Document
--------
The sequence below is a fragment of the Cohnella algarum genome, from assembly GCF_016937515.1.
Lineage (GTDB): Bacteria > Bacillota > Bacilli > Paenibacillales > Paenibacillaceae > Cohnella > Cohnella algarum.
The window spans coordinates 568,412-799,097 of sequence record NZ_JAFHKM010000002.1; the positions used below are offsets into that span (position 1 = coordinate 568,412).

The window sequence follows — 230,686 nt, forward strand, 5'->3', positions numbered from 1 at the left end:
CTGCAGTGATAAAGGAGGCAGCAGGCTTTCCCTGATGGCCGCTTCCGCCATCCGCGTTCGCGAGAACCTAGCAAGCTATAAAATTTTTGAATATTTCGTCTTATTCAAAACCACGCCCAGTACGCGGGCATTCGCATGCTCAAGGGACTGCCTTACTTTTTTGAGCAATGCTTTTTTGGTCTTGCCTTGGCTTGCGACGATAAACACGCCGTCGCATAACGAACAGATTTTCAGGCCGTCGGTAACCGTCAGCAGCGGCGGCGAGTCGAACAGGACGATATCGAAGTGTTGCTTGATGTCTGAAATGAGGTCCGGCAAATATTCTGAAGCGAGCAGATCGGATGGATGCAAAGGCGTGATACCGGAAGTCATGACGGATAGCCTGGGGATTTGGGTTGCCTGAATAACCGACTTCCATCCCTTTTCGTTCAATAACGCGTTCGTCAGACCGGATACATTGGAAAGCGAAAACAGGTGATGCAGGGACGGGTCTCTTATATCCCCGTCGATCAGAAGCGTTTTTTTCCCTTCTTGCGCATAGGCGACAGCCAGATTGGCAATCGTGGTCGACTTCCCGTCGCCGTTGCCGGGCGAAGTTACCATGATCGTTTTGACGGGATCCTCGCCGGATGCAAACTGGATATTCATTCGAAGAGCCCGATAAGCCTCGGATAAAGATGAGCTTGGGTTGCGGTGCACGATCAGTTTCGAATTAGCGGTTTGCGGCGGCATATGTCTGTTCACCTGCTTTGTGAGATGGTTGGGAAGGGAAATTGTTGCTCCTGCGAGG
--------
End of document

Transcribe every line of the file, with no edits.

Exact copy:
The sequence below is a fragment of the Cohnella algarum genome, from assembly GCF_016937515.1.
Lineage (GTDB): Bacteria > Bacillota > Bacilli > Paenibacillales > Paenibacillaceae > Cohnella > Cohnella algarum.
The window spans coordinates 568,412-799,097 of sequence record NZ_JAFHKM010000002.1; the positions used below are offsets into that span (position 1 = coordinate 568,412).

The window sequence follows — 230,686 nt, forward strand, 5'->3', positions numbered from 1 at the left end:
CTGCAGTGATAAAGGAGGCAGCAGGCTTTCCCTGATGGCCGCTTCCGCCATCCGCGTTCGCGAGAACCTAGCAAGCTATAAAATTTTTGAATATTTCGTCTTATTCAAAACCACGCCCAGTACGCGGGCATTCGCATGCTCAAGGGACTGCCTTACTTTTTTGAGCAATGCTTTTTTGGTCTTGCCTTGGCTTGCGACGATAAACACGCCGTCGCATAACGAACAGATTTTCAGGCCGTCGGTAACCGTCAGCAGCGGCGGCGAGTCGAACAGGACGATATCGAAGTGTTGCTTGATGTCTGAAATGAGGTCCGGCAAATATTCTGAAGCGAGCAGATCGGATGGATGCAAAGGCGTGATACCGGAAGTCATGACGGATAGCCTGGGGATTTGGGTTGCCTGAATAACCGACTTCCATCCCTTTTCGTTCAATAACGCGTTCGTCAGACCGGATACATTGGAAAGCGAAAACAGGTGATGCAGGGACGGGTCTCTTATATCCCCGTCGATCAGAAGCGTTTTTTTCCCTTCTTGCGCATAGGCGACAGCCAGATTGGCAATCGTGGTCGACTTCCCGTCGCCGTTGCCGGGCGAAGTTACCATGATCGTTTTGACGGGATCCTCGCCGGATGCAAACTGGATATTCATTCGAAGAGCCCGATAAGCCTCGGATAAAGATGAGCTTGGGTTGCGGTGCACGATCAGTTTCGAATTAGCGGTTTGCGGCGGCATATGTCTGTTCACCTGCTTTGTGAGATGGTTGGGAAGGGAAATTGTTGCTCCTGCGAGG